billion. the exports and imports totaled 50 billion which came to 16% of the GNP – this calculation shows how much of the country’s wealth every year transits the seas. The protection of foreign trades as being one of the primary duties of the navy is and old concept . Many Navies treat this as their bread and butter . Perhaps not many are aware that in the 1971 war the value of Pakistan I ships and cargo that were captured amounted to Rs 200 crores at 1971 prices and looking back at that war after 25 years, it seems to be the only profit we made, despite the overall victory.

4. The total value of India’s foreign trade is quite small compare to the percentage it occupies in countries like China and Korea where it is around 40 – 44%. India’s GNP is growing at the rate of 6 – 7 %. By any modest extrapolation the present value of foreign trade which amounts to 150,000 crores will grow to 200,000 crores by the year 2000. In Naval jargon this roll which is called the protection of SLOCS or sea lanes of communications , requires an investment that is proportionate to the wealth being protected . It is enough that we protect our merchant marine – for that today only 299 ships . They carry about 20 –25 % of all the cargo that comes in and goes out . The remaining 75% is carried by foreign cargo carriers . During war , much of the foreign shipping will not be available to us. Those ships that agree to visit zones of war will charge enormously high rates of insurance and cargo carrying charges, where the loss in a months war could be hundreds of crores [16] .


5. We looked at the overall effects of trade vulnerability earlier, but there is a need to focus on war CIA calls single commodity vulnerability. The CIA very kindly published a hand book annually listing such single commodity vulnerability and does not see any particular vulnerability for India on account of energy imports. We need to look at this aspect a little more closely.

6. In the late eighties we appeared to be moving towards some self sufficiency in oil because domestic consumption was not rising, where as for off shore oil production was . since 1990, Bombay High , our only world class oil field has steadily declined in productivity until with the injection of new recovery technology, we have regained the same level of production as earlier but domestic oil consumption has been steadily rising and if economic is further liberlised our; consumption is expected to rise. In any case, the growth of consumption will not be less than production. Thus the gap between production and imports has been widening steadily until with liberlisation it may go out of control . The key figure is by the year 2000 we may be importing 1.5 million barrels or 11 million tons per year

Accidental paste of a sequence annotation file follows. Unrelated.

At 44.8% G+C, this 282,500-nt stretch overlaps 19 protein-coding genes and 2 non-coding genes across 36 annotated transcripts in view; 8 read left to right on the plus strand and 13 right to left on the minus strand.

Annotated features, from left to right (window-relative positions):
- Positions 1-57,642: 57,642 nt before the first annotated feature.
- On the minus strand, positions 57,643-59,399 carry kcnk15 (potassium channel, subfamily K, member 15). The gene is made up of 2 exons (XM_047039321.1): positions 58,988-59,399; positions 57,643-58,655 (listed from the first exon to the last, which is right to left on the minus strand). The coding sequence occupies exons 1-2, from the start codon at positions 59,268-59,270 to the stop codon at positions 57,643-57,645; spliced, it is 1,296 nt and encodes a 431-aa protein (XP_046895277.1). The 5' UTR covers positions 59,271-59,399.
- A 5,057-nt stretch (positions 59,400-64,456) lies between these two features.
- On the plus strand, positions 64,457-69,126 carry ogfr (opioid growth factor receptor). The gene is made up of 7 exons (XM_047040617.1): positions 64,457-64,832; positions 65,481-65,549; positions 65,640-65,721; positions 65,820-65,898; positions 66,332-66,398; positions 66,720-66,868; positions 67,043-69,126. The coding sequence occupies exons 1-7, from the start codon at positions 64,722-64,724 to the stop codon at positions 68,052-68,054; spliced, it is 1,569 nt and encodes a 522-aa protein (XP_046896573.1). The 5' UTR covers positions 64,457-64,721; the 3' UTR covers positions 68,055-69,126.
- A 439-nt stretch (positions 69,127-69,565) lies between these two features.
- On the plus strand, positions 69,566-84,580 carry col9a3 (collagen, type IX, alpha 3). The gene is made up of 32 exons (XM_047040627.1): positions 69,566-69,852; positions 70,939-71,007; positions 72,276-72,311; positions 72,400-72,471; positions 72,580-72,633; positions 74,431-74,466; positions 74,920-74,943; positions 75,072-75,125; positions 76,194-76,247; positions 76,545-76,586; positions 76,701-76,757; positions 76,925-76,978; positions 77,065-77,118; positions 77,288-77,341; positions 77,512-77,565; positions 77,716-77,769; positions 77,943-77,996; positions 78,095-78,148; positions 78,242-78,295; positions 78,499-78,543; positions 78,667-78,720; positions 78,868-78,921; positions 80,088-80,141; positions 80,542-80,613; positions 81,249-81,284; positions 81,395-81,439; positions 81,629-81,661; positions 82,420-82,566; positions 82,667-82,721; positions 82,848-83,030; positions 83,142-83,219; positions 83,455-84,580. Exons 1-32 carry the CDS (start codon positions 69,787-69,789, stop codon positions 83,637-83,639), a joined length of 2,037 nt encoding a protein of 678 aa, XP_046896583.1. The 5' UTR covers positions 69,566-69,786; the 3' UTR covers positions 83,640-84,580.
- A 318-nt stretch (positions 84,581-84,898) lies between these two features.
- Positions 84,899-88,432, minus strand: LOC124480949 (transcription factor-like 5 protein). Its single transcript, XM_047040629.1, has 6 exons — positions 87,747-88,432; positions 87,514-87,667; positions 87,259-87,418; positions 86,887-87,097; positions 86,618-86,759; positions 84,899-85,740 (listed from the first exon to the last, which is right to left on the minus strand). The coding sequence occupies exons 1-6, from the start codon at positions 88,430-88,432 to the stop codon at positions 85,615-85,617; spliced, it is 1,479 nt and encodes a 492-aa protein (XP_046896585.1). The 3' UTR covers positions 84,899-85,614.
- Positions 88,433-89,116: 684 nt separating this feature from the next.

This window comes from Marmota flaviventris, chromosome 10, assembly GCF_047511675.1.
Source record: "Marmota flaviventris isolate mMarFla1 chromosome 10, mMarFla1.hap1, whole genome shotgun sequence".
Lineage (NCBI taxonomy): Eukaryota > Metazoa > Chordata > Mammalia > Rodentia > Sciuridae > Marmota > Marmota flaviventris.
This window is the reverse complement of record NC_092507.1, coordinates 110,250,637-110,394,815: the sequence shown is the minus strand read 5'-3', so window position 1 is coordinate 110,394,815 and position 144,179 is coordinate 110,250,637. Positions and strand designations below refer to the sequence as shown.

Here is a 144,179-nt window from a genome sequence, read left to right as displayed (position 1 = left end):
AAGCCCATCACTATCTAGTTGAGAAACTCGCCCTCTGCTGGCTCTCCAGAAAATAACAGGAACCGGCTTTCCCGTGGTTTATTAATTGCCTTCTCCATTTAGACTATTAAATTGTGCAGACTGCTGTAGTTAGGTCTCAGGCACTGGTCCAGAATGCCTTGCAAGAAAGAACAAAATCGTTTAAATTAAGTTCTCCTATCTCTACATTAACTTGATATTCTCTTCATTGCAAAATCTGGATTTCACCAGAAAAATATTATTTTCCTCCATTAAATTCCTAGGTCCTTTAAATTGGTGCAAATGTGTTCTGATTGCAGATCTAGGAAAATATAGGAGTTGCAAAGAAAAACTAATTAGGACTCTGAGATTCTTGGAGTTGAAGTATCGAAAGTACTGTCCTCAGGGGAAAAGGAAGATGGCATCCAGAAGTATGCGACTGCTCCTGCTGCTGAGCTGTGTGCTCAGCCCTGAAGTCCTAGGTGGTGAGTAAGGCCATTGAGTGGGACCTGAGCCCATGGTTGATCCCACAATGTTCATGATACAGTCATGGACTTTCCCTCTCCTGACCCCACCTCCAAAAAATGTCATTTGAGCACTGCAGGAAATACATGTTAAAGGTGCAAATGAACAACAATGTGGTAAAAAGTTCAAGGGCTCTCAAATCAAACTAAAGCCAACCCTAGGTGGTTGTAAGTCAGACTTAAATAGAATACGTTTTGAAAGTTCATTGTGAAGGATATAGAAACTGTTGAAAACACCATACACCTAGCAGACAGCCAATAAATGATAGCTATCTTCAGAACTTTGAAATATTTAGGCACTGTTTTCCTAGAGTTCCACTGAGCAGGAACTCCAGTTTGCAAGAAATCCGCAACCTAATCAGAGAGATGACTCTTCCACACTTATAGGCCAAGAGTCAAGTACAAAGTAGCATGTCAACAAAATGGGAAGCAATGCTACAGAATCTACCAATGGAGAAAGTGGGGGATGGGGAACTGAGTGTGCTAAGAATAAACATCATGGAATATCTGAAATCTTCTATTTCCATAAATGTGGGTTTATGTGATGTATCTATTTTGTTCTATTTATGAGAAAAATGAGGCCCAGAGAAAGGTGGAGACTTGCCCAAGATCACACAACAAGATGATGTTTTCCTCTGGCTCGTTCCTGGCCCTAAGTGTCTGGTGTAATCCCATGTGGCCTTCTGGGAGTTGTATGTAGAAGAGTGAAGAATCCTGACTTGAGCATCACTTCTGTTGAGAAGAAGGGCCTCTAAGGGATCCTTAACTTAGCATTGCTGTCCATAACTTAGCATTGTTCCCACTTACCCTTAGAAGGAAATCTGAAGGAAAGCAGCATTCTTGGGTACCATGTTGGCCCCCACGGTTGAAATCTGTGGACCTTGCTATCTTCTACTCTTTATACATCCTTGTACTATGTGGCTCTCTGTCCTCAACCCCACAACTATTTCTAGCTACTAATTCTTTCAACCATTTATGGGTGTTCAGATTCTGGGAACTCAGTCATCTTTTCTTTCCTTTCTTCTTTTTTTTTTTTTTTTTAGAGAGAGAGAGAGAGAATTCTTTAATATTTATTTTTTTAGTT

7. The growing concerns over the dwindling land based resources are placing more demands on the use of the seas as a source of food, energy and raw materials. Fish is a major source of the world’s supply of animal protein and for developing nations it is the only supplement the developing nations it is the only supplement to rice or maize. It is assessed that by the year 2000. four fifths of the world population will be living in underdeveloped countries and 75% of them will be within 300 miles of the sea [17] . The seabed of the ocean is also depository of minerals. India is one example of a country that has been allocated a site of 150,000 square kilometers in the Central Indian Ocean for deep-sea mining as a pioneer investor. With technological developments making seabed mining possible and the fact that the seas have extensive areas for mining not under the sovereign rights of any coastal state, exploitation of seabed resources will be of potential concern to many countries.


8. The 1982 UN Convention on the Law of the sea has established the extent of territorial sea to 12 nautical miles and of the Exclusive Economic Zone to 200 miles and within the maritime responsibilities of nations has vastly expanded. Along with the added responsibilities the law has also provided room for boundary disputes. Territorial integration at sea has economical, legal, diplomatic, and military dimension to it. Given the economical potential of the sea it would be in order to state that offshore sovereignty is as much a concern to medium and small powers as is maintaining territorial integrity.

Threats to Vital Interests

Medium and small power nations are not self sufficient in key strategic and economic commodities and are dependent on their vital imports. Sea borne trade is the lifeline for these nations needs to be protected. Although there are no significant military threats to the economic use of the sea, there exists a possibility that non-

military threats such as piracy may end in requirement of military intervention. In 1994 there were 100 piracy incidents reported world over, a 15% increase over 1994’s tally, of which 60 were in Asia and Pacific region [18] . Societies are increasingly vulnerable to the threats from drug and arms smugglers as well as illegal immigrants. The smuggling of plastic explosives used in the devastating blasts in Bombay, India in 1993 is a case to the point There is a growing concern for the protection of trade in small and medium power countries, being demonstrated by the building of national flag shipping fleet and the capability for their protection by some of these countries. In 1994, Indian ships carried 25% of India’s imports and exports and it was planned to raise the capability to 50% [19] . The number of vessels under the national flag of Indonesia rose from 1122 in 1980-81 to 1884 in 1991-92 and the corresponding increase for some other nations in the same period are, Malaysia 489 ships in 1991-92 from 196 in 1980-81, the Philippines 1420 ships in 1991-92 from 620 in 1980-81. While increased labour costs in developing economies have steered those countries away from increasing vessels under own flag, these countries too feel the need for protection of sea borne trade as an essential element of their security. The growing concern for maintainin